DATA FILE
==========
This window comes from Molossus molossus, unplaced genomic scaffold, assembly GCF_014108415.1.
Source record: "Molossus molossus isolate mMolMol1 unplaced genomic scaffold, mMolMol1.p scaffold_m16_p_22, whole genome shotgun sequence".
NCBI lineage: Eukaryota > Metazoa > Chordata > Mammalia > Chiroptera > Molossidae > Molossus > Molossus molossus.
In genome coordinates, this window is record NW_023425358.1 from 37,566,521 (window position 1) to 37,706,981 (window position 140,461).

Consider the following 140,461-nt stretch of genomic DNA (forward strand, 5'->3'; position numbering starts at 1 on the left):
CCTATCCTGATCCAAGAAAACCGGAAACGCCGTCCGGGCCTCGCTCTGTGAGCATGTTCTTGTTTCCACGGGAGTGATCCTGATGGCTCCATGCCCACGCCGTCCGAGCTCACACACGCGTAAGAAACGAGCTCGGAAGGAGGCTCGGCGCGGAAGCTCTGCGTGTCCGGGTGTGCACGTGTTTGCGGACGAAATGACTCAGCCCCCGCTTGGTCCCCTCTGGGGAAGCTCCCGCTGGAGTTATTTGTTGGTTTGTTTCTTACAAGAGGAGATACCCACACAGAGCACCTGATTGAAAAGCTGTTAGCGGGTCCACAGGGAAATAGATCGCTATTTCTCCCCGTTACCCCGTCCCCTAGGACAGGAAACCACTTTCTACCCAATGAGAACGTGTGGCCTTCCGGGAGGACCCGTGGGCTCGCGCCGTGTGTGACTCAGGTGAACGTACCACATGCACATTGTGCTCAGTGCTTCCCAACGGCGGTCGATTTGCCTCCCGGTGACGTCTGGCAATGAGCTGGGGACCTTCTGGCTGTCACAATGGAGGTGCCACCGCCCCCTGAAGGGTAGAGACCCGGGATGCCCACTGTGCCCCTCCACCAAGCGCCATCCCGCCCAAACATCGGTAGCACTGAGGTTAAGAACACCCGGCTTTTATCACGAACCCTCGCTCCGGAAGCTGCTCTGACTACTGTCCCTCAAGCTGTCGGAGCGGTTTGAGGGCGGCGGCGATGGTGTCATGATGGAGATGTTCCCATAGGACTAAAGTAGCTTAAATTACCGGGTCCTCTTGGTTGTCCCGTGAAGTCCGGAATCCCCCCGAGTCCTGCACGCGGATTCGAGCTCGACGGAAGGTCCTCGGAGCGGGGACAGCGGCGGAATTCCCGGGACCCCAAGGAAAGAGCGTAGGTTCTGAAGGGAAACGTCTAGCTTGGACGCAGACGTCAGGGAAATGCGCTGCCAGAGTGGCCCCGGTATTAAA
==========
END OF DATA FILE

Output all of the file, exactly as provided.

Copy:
This window comes from Molossus molossus, unplaced genomic scaffold, assembly GCF_014108415.1.
Source record: "Molossus molossus isolate mMolMol1 unplaced genomic scaffold, mMolMol1.p scaffold_m16_p_22, whole genome shotgun sequence".
NCBI lineage: Eukaryota > Metazoa > Chordata > Mammalia > Chiroptera > Molossidae > Molossus > Molossus molossus.
In genome coordinates, this window is record NW_023425358.1 from 37,566,521 (window position 1) to 37,706,981 (window position 140,461).

Consider the following 140,461-nt stretch of genomic DNA (forward strand, 5'->3'; position numbering starts at 1 on the left):
CCTATCCTGATCCAAGAAAACCGGAAACGCCGTCCGGGCCTCGCTCTGTGAGCATGTTCTTGTTTCCACGGGAGTGATCCTGATGGCTCCATGCCCACGCCGTCCGAGCTCACACACGCGTAAGAAACGAGCTCGGAAGGAGGCTCGGCGCGGAAGCTCTGCGTGTCCGGGTGTGCACGTGTTTGCGGACGAAATGACTCAGCCCCCGCTTGGTCCCCTCTGGGGAAGCTCCCGCTGGAGTTATTTGTTGGTTTGTTTCTTACAAGAGGAGATACCCACACAGAGCACCTGATTGAAAAGCTGTTAGCGGGTCCACAGGGAAATAGATCGCTATTTCTCCCCGTTACCCCGTCCCCTAGGACAGGAAACCACTTTCTACCCAATGAGAACGTGTGGCCTTCCGGGAGGACCCGTGGGCTCGCGCCGTGTGTGACTCAGGTGAACGTACCACATGCACATTGTGCTCAGTGCTTCCCAACGGCGGTCGATTTGCCTCCCGGTGACGTCTGGCAATGAGCTGGGGACCTTCTGGCTGTCACAATGGAGGTGCCACCGCCCCCTGAAGGGTAGAGACCCGGGATGCCCACTGTGCCCCTCCACCAAGCGCCATCCCGCCCAAACATCGGTAGCACTGAGGTTAAGAACACCCGGCTTTTATCACGAACCCTCGCTCCGGAAGCTGCTCTGACTACTGTCCCTCAAGCTGTCGGAGCGGTTTGAGGGCGGCGGCGATGGTGTCATGATGGAGATGTTCCCATAGGACTAAAGTAGCTTAAATTACCGGGTCCTCTTGGTTGTCCCGTGAAGTCCGGAATCCCCCCGAGTCCTGCACGCGGATTCGAGCTCGACGGAAGGTCCTCGGAGCGGGGACAGCGGCGGAATTCCCGGGACCCCAAGGAAAGAGCGTAGGTTCTGAAGGGAAACGTCTAGCTTGGACGCAGACGTCAGGGAAATGCGCTGCCAGAGTGGCCCCGGTATTAAA